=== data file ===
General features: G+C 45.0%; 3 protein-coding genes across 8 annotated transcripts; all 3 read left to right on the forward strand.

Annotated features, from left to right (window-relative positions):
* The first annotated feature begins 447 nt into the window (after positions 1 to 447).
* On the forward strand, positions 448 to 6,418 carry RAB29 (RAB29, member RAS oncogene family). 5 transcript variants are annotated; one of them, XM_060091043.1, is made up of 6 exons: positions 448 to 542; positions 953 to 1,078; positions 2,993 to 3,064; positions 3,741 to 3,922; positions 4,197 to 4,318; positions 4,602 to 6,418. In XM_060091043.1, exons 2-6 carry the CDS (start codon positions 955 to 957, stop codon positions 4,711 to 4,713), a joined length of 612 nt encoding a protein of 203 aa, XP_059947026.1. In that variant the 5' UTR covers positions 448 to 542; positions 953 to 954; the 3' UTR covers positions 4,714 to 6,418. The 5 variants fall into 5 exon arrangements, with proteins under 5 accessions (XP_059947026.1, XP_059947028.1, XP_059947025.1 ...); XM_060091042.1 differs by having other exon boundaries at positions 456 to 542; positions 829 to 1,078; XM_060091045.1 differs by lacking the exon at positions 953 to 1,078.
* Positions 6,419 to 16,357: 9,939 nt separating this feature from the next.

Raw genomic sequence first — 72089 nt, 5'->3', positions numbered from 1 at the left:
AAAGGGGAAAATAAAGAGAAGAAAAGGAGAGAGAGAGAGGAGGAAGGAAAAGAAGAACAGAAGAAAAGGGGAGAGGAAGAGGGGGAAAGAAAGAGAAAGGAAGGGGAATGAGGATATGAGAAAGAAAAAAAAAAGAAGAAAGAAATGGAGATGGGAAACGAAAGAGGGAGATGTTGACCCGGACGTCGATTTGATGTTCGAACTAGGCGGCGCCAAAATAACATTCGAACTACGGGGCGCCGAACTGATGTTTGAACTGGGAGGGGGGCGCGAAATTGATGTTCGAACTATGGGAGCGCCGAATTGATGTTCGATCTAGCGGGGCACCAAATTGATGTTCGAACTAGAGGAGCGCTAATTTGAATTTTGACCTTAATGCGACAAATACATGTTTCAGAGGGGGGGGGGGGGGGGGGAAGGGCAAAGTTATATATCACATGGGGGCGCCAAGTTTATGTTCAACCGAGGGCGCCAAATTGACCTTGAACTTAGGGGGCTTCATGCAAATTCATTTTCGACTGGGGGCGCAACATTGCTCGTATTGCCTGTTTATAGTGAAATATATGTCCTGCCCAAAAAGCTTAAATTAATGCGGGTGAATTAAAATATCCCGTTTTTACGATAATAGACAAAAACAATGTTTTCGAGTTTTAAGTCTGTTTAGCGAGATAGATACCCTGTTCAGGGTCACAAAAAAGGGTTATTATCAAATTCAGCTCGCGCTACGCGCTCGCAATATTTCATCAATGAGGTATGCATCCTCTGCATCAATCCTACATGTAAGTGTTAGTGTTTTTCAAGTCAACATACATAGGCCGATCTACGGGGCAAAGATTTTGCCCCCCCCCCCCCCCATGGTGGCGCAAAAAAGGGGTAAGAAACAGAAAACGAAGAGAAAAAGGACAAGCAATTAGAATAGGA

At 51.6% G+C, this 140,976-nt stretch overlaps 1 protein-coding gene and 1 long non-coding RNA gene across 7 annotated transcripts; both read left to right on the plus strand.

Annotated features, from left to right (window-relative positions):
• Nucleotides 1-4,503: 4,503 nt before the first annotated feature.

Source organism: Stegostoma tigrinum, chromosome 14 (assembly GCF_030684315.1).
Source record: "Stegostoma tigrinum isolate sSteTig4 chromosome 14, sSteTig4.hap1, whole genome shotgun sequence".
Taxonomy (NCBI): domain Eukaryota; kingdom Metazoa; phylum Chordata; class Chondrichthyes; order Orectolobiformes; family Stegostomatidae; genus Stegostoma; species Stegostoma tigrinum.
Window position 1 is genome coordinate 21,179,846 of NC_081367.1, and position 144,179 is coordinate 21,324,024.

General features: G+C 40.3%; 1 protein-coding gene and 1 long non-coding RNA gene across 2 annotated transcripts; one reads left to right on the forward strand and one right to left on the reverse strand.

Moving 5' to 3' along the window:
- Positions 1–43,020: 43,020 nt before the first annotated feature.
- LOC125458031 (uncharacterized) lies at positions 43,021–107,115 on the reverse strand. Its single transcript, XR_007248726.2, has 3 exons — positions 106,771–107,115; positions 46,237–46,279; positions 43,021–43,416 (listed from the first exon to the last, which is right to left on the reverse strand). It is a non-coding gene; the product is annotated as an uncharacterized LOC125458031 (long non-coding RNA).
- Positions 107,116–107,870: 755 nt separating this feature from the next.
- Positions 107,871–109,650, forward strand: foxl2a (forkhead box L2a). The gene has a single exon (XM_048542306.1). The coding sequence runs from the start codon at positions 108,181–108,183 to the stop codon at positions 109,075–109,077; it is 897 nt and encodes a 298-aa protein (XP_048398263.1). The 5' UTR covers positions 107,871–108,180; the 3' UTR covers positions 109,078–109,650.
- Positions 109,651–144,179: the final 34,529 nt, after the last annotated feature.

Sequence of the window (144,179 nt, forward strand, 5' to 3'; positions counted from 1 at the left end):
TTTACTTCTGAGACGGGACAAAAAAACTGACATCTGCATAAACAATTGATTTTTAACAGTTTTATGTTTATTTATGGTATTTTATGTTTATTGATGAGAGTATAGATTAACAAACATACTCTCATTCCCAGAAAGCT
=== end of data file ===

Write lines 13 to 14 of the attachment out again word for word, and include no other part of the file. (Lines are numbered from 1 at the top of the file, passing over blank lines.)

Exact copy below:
Taxonomy (NCBI): domain Eukaryota; kingdom Metazoa; phylum Chordata; class Chondrichthyes; order Orectolobiformes; family Stegostomatidae; genus Stegostoma; species Stegostoma tigrinum.
Window position 1 is genome coordinate 21,179,846 of NC_081367.1, and position 144,179 is coordinate 21,324,024.